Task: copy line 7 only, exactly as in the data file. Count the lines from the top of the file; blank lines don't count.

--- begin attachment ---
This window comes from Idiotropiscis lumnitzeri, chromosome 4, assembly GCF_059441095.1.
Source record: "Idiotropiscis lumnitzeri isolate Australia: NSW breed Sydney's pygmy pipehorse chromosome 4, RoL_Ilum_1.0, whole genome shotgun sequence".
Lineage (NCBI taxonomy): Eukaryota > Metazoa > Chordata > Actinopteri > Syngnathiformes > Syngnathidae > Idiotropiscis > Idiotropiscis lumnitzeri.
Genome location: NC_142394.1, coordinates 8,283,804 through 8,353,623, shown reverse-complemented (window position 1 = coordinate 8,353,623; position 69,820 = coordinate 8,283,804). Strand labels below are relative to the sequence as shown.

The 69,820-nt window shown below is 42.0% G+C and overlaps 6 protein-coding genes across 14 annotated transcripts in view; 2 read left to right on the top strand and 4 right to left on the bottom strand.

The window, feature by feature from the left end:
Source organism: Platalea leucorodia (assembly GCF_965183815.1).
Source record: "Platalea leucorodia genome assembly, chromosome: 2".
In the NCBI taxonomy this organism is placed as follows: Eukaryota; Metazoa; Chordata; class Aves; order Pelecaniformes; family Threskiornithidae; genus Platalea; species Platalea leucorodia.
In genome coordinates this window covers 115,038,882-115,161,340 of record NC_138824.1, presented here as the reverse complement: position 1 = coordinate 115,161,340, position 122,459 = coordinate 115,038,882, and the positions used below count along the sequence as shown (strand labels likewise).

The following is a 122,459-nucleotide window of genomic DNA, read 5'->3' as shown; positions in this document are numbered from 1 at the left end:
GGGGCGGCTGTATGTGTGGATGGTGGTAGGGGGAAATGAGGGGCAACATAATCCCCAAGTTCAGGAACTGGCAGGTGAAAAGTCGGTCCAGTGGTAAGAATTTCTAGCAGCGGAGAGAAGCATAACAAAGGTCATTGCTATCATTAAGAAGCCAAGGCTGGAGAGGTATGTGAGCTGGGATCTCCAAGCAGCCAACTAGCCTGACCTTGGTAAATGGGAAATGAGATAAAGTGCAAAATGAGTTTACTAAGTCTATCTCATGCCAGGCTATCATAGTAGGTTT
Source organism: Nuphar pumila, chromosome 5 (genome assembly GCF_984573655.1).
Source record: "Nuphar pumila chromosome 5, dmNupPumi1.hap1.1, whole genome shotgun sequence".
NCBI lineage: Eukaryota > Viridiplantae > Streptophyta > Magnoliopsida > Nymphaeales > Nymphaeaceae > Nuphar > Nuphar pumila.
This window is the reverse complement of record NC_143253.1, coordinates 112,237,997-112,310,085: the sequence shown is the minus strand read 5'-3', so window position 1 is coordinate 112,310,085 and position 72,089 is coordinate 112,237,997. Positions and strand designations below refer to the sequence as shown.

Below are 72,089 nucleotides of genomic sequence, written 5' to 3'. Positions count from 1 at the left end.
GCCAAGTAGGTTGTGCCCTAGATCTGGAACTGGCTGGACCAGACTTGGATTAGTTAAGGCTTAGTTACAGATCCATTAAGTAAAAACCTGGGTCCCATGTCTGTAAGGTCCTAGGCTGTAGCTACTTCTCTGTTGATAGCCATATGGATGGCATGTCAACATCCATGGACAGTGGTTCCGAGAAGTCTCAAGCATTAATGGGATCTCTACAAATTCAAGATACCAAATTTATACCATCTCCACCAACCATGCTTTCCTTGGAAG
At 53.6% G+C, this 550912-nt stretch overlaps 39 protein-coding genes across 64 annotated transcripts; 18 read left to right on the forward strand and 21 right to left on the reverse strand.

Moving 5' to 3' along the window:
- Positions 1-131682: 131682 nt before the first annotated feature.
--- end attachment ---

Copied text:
Source organism: Platalea leucorodia (assembly GCF_965183815.1).